The main narrative is a standard whodunnit regarding the apparent death of Snow's sister Rose Red, where the main suspects are her ex-boyfriend Jack (of the Beanstalk fame), Bluebeard and maybe even Snow herself. This story is a good way to introduce us to these characters and some key rules to life in exile, but I really hope the rest of the series doesn't stick to such strict genre lines. Legends in Exile is fun, but hopefully later volumes live up to exploring the possibilities of such a re-imagined story world. Fables hasn't instantly captured my imagination like other acclaimed graphic novel series have, but there is some serious potential here. ...more
Karou is a 17 year old art student in Prague. Between classes, social activities and trying to hide out from a persistent ex-boyfriend, she runs erranKarou is a 17 year old art student in Prague. Between classes, social activities and trying to hide out from a persistent ex-boyfriend, she runs errands for her guardians in secret chambers hidden throughout the city, gathering material for dark magic that is connected to a place she knows only as Elsewhere. As she struggles to reconcile her identity between the two very different worlds, she meets the mysterious Akiva, who connects her to a history and a self that she never knew. Persevere through a slow, but engaging nonetheless, first half of Karou's life in Prague for an enchanting and original second half.
Laini Taylor's Daughter of Smoke and Bone features a richly drawn fantasy world, one of wishes, magic, angels and chimaerical beasts, with enough inventiveness to make it a unique stand out in a marketplace saturated with weakly told fallen angel romances. A strong mythological bent in the stories surrounding the history of the warring angels and chimaera, beautifully poetic and vibrant prose and truly startling imagery make Daughter of Smoke and Bone a fantastic read, even for those who may shy away from the paranormal romance genre....more
AMBROSE! In Fables, Volume 10: The Good Prince, the Frog Prince, a.k.a. Flycatcher, a.k.a. Ambrose, previously a background character, usually only usAMBROSE! In Fables, Volume 10: The Good Prince, the Frog Prince, a.k.a. Flycatcher, a.k.a. Ambrose, previously a background character, usually only used as a comic foil, is given a substantial narrative which builds not only his character but also advances the plot in a really satisfying way, suggesting that this episode will be integral to the foreshadowed Fables v. Adversary war.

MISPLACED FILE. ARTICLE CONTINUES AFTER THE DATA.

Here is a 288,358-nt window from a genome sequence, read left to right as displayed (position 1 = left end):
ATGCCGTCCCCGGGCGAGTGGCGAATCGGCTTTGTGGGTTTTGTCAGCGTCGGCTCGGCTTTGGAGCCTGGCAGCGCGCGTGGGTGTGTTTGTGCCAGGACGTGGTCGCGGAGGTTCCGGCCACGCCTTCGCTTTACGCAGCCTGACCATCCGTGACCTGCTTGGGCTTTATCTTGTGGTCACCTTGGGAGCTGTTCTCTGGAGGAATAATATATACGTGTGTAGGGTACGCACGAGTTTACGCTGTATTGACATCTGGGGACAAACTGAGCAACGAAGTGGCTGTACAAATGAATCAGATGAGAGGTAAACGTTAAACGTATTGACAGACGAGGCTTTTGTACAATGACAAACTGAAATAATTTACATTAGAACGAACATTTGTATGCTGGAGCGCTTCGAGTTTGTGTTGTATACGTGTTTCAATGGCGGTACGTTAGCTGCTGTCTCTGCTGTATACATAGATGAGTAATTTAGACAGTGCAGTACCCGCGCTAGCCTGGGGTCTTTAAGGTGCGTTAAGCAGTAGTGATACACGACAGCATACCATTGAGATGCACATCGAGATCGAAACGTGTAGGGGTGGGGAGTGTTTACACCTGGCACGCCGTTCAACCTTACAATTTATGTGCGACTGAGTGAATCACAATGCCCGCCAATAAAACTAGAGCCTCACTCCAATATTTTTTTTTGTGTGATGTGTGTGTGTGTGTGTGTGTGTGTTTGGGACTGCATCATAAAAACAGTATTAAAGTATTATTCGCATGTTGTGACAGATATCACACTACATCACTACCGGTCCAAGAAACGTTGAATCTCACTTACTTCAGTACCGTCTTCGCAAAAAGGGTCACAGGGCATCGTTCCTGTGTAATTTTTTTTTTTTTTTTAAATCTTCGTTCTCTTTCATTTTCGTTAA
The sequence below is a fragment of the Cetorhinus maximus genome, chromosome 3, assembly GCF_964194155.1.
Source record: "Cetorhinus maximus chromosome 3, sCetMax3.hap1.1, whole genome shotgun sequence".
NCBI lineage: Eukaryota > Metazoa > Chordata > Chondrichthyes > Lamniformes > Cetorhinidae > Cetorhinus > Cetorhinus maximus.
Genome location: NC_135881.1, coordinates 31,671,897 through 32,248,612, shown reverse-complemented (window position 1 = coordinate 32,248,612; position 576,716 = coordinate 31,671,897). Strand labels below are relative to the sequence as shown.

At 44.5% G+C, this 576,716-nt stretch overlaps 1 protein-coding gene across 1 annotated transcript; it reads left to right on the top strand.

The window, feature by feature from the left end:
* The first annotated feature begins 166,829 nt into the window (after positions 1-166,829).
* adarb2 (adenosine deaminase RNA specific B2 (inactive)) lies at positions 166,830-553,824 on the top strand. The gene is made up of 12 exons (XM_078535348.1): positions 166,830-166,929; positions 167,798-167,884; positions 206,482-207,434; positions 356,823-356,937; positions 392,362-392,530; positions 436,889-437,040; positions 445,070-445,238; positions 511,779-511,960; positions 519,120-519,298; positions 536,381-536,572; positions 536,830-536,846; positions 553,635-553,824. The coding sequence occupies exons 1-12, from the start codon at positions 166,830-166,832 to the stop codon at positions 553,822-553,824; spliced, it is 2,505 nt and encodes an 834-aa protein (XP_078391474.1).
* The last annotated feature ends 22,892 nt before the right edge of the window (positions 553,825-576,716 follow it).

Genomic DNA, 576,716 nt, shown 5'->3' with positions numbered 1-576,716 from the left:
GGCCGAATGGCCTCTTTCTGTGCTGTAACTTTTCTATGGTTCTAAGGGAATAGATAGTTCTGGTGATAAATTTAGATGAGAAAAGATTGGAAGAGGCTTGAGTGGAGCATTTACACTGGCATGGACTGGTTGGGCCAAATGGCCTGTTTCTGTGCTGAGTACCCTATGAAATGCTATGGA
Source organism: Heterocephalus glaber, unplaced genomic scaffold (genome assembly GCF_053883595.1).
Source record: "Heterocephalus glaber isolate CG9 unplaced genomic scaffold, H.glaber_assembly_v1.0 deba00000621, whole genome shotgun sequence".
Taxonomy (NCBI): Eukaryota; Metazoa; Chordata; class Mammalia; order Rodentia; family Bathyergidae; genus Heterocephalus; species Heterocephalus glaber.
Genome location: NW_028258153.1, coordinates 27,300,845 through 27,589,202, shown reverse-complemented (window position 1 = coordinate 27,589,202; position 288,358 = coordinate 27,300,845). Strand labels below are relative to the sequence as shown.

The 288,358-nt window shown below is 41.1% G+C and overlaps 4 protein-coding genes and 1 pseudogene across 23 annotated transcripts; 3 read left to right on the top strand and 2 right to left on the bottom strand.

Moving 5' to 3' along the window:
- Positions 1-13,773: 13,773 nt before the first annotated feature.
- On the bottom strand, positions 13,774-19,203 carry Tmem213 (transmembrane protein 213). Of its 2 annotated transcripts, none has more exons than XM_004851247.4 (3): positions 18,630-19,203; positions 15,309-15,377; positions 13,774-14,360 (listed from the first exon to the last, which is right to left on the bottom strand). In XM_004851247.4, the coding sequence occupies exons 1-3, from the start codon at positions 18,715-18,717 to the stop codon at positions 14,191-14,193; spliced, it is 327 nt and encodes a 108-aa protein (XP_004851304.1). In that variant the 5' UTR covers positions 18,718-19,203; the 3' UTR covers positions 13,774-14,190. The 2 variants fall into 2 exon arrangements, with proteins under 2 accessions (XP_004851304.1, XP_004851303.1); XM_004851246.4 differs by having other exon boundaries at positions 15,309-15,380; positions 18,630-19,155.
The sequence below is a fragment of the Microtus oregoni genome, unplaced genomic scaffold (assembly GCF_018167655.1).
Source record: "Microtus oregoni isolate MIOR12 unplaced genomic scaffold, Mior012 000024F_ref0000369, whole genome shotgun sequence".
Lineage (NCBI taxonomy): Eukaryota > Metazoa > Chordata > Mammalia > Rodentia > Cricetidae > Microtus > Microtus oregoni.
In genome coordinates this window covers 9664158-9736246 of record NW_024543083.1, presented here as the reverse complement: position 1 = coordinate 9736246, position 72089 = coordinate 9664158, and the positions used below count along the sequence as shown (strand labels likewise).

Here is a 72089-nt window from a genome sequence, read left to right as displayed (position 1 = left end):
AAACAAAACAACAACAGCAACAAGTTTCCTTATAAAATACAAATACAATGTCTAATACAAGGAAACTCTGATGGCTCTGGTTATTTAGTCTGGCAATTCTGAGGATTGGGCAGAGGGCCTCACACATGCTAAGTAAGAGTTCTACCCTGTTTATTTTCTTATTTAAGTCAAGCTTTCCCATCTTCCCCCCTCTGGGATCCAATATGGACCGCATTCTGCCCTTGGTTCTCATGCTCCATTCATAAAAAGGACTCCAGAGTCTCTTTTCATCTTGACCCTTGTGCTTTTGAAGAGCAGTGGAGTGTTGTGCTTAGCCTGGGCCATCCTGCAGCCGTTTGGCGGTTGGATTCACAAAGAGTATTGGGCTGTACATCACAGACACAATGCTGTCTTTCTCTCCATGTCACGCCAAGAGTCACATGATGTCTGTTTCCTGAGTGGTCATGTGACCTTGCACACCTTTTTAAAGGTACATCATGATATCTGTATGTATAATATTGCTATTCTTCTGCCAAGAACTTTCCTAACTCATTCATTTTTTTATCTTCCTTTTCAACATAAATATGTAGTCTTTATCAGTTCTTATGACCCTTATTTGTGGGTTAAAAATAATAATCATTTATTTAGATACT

When he is returned to human form after having transformed back into a frog, Ambrose is forced to relive the memory of his slaughtered family and vows to seek his vengeance. The details were kind of sketchy here, I'm not sure whether this is because our awareness is supposed to be built on the actual story of the Frog Prince told elsewhere? With the help of the ghost of Lancelot, Excalibur and a magical suit of armour, he establishes his own kingdom in the Homelands and uses his magic as a way to cut the enemy's numbers down and to create an alternative option to the two sides about to go to war. The plot does rely, as usual, on invincible magic powers, but Ambrose's personal transformation is captivating anyway.
Probably the strongest volume in the series since Volume 6: Homelands but I just can't bring myself to give it more that 3 stars....more
Okay, so I don't love the Fables series, but I was intrigued by the set up of Jack's spin off series, mainly as Jack has been established to be a bitOkay, so I don't love the Fables series, but I was intrigued by the set up of Jack's spin off series, mainly as Jack has been established to be a bit of an arrogant prick so he is significantly different from the do-gooders of Fabletown. Jack of Fables: Volume 1, The (Nearly) Great Escape is a fun start to the series. Jack's voice and attitude are still as obnoxious as ever, but somehow it comes across as endearing. He's not a particularly likable character, for sure, but that is one of the advantages of this spin-off series as that ambiguity of the lead characters is completely lacking in Fables.